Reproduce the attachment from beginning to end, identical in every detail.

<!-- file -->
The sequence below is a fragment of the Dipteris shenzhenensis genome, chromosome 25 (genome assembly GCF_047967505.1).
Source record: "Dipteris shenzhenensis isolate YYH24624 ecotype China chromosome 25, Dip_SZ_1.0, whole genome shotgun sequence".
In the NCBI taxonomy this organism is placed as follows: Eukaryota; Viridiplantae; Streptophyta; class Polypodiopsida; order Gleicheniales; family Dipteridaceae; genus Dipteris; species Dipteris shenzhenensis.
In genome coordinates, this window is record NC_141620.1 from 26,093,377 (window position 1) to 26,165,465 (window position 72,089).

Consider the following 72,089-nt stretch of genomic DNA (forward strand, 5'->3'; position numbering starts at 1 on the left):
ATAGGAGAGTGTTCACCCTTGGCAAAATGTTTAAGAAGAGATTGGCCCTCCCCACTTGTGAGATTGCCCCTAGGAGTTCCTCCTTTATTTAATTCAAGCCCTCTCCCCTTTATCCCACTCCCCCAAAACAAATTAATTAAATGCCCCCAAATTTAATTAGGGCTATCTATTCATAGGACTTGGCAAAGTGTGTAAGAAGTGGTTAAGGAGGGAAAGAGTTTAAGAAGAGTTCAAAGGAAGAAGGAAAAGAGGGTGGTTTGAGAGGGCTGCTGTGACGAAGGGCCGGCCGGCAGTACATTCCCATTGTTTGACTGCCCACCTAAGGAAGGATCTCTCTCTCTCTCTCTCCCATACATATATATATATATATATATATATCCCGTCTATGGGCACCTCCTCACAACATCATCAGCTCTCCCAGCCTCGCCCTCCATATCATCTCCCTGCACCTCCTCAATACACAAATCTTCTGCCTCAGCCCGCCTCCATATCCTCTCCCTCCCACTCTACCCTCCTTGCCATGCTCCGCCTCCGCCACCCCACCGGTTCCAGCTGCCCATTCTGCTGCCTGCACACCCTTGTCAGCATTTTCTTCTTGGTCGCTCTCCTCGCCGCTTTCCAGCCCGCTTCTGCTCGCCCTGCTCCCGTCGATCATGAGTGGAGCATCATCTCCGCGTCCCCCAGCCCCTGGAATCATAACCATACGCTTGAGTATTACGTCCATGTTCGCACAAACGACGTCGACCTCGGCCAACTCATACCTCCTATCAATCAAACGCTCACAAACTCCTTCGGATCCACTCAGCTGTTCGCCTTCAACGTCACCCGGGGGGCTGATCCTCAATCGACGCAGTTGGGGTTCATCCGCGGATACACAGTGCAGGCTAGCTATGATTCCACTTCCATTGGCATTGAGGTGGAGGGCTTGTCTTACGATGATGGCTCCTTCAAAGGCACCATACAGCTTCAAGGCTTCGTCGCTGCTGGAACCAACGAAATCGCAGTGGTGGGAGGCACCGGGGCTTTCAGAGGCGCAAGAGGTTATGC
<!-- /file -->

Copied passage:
The sequence below is a fragment of the Dipteris shenzhenensis genome, chromosome 25 (genome assembly GCF_047967505.1).
Source record: "Dipteris shenzhenensis isolate YYH24624 ecotype China chromosome 25, Dip_SZ_1.0, whole genome shotgun sequence".
In the NCBI taxonomy this organism is placed as follows: Eukaryota; Viridiplantae; Streptophyta; class Polypodiopsida; order Gleicheniales; family Dipteridaceae; genus Dipteris; species Dipteris shenzhenensis.
In genome coordinates, this window is record NC_141620.1 from 26,093,377 (window position 1) to 26,165,465 (window position 72,089).

Consider the following 72,089-nt stretch of genomic DNA (forward strand, 5'->3'; position numbering starts at 1 on the left):
ATAGGAGAGTGTTCACCCTTGGCAAAATGTTTAAGAAGAGATTGGCCCTCCCCACTTGTGAGATTGCCCCTAGGAGTTCCTCCTTTATTTAATTCAAGCCCTCTCCCCTTTATCCCACTCCCCCAAAACAAATTAATTAAATGCCCCCAAATTTAATTAGGGCTATCTATTCATAGGACTTGGCAAAGTGTGTAAGAAGTGGTTAAGGAGGGAAAGAGTTTAAGAAGAGTTCAAAGGAAGAAGGAAAAGAGGGTGGTTTGAGAGGGCTGCTGTGACGAAGGGCCGGCCGGCAGTACATTCCCATTGTTTGACTGCCCACCTAAGGAAGGATCTCTCTCTCTCTCTCTCCCATACATATATATATATATATATATATATCCCGTCTATGGGCACCTCCTCACAACATCATCAGCTCTCCCAGCCTCGCCCTCCATATCATCTCCCTGCACCTCCTCAATACACAAATCTTCTGCCTCAGCCCGCCTCCATATCCTCTCCCTCCCACTCTACCCTCCTTGCCATGCTCCGCCTCCGCCACCCCACCGGTTCCAGCTGCCCATTCTGCTGCCTGCACACCCTTGTCAGCATTTTCTTCTTGGTCGCTCTCCTCGCCGCTTTCCAGCCCGCTTCTGCTCGCCCTGCTCCCGTCGATCATGAGTGGAGCATCATCTCCGCGTCCCCCAGCCCCTGGAATCATAACCATACGCTTGAGTATTACGTCCATGTTCGCACAAACGACGTCGACCTCGGCCAACTCATACCTCCTATCAATCAAACGCTCACAAACTCCTTCGGATCCACTCAGCTGTTCGCCTTCAACGTCACCCGGGGGGCTGATCCTCAATCGACGCAGTTGGGGTTCATCCGCGGATACACAGTGCAGGCTAGCTATGATTCCACTTCCATTGGCATTGAGGTGGAGGGCTTGTCTTACGATGATGGCTCCTTCAAAGGCACCATACAGCTTCAAGGCTTCGTCGCTGCTGGAACCAACGAAATCGCAGTGGTGGGAGGCACCGGGGCTTTCAGAGGCGCAAGAGGTTATGC